Speak the Speech Well, I Pray You. . .
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To the Editor:
May I respectfully but totally disagree with the basic premise of Linda Kerber’s article about presenting a conference paper (Perspectives on History, May 2008)? She believes that the paper should be written out and read from. No. It should be talked out from cards.
No paper delivered before an audience should be read. A read paper bores listeners and so precludes what the presenter wants to achieve: interest, impact. Audiences much prefer live performances. I have never heard one person say that he or she prefers a written paper to a spoken one. Listeners don’t care if the speaker stumbles. The liveliness of the performance far outweighs any mistakes. Moreover, a speaker uses simpler words, shorter sentences, plainer thoughts than a writer.
The time to write out the piece is when it is to be published. Then it can be longer; then the secondary points may be addressed; then the expected objections may be dealt with; then the big words may be used. At a conference, it should be spoken as if extempore. Recently I attended a conference of computer security specialists. Not one read his or her paper. Every one spoke extemporaneously. People paid attention. The speakers happened to have been kept on track by PowerPoint presentations that flashed major points on the screen. This helped, but historians don’t have to use PowerPoint; we can emphasize our important ideas by careful construction of our speech and by judicious repetition. Can’t we think and speak as well as computer nerds?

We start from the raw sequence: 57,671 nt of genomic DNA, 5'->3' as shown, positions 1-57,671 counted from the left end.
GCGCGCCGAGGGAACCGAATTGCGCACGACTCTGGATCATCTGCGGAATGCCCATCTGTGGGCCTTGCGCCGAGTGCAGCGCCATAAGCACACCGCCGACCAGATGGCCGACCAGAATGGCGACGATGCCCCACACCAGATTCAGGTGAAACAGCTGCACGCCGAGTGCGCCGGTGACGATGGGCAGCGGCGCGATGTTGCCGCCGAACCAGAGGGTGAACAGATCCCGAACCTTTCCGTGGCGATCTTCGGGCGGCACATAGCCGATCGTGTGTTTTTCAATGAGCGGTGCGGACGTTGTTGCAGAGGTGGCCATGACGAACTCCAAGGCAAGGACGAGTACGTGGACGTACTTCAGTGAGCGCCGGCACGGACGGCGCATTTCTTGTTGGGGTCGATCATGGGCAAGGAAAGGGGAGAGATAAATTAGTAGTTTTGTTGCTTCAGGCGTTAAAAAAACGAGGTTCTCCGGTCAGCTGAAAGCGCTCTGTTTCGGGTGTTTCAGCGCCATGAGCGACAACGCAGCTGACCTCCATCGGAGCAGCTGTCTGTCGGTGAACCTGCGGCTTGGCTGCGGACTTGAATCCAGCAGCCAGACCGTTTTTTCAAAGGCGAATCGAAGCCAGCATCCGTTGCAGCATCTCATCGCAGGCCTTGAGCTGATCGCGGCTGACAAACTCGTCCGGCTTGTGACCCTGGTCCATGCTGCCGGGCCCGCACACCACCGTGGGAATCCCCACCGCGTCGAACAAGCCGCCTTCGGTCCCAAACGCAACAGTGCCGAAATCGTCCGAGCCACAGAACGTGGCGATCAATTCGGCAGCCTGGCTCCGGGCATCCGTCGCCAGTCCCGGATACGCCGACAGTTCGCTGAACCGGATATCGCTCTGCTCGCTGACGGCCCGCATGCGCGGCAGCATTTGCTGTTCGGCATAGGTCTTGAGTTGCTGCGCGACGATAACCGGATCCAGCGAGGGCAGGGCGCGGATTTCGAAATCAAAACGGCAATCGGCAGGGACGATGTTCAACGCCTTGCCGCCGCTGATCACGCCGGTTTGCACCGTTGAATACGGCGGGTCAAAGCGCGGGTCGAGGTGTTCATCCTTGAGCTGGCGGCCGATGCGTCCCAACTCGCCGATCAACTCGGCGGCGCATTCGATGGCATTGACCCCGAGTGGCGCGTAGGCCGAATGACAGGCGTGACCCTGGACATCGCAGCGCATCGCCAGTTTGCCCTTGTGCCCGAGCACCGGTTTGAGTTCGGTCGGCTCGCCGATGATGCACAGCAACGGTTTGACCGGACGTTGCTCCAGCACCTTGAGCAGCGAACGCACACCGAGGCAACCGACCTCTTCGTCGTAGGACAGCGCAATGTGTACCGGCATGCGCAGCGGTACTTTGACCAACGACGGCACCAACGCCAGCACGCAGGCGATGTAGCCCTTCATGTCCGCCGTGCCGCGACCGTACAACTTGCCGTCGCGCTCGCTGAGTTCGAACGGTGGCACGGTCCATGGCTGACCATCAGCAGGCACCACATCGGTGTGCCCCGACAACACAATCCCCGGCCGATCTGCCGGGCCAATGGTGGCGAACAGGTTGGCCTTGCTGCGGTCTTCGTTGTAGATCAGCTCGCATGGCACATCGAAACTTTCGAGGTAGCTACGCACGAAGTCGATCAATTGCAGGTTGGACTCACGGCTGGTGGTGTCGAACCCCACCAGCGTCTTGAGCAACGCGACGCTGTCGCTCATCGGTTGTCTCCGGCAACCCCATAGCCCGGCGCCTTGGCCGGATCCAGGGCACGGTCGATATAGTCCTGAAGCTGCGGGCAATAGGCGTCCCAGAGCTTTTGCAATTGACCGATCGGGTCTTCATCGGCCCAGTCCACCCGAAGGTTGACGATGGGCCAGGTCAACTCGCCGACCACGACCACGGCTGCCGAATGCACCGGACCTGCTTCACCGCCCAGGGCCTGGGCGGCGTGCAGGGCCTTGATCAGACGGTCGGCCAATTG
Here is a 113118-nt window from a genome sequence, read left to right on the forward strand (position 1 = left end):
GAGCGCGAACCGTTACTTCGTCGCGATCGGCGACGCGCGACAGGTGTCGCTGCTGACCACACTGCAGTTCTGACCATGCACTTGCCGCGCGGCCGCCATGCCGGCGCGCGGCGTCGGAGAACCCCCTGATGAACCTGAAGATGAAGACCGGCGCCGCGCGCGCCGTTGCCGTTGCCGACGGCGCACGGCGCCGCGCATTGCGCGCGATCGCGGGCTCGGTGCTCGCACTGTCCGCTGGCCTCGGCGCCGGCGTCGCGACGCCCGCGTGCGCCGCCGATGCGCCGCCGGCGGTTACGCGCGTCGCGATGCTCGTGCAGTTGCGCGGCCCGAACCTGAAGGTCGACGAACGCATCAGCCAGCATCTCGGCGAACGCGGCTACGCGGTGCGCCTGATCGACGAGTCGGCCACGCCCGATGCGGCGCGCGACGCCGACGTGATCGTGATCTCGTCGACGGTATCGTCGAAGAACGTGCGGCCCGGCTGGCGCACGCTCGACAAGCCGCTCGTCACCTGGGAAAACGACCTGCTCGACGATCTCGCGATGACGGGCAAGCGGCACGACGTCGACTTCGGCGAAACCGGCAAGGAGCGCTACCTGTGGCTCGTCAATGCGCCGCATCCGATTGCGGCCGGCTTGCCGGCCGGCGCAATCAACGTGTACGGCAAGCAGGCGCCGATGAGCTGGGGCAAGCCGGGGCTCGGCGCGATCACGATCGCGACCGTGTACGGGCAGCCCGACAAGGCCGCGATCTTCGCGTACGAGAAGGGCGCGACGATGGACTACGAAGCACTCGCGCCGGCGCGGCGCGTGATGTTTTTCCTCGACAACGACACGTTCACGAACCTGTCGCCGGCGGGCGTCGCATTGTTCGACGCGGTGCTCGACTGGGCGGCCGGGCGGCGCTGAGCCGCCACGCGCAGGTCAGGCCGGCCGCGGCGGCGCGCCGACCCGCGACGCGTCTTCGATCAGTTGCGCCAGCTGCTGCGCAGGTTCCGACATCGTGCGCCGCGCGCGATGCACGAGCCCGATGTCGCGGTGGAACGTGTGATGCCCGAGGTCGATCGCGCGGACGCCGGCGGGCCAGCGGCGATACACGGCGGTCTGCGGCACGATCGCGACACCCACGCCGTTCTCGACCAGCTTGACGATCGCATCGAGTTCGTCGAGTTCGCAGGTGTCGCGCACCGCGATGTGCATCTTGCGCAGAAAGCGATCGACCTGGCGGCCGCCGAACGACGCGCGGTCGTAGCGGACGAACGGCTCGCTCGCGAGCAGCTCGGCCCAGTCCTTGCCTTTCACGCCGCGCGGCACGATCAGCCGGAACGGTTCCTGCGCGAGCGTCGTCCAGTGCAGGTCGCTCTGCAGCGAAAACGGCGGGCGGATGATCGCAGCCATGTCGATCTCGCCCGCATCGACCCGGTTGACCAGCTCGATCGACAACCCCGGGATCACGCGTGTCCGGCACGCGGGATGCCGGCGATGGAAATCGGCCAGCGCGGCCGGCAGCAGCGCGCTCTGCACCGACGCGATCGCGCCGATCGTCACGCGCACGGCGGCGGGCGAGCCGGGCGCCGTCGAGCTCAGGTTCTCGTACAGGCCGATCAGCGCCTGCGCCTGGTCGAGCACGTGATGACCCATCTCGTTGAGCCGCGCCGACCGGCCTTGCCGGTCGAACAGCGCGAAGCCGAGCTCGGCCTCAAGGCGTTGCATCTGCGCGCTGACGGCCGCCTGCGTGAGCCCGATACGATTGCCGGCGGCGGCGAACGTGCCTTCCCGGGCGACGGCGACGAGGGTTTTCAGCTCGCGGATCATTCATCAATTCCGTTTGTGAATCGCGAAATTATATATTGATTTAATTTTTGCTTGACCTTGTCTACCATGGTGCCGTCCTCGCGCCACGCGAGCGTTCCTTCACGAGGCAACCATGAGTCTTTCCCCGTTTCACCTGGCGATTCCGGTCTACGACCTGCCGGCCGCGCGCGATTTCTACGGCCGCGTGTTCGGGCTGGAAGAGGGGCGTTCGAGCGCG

Many of Kerber’s points are valid—observe time limits, rehearse your talk, check your room. But speakers shouldn’t bore their audiences with a canned talk. They should make it live.
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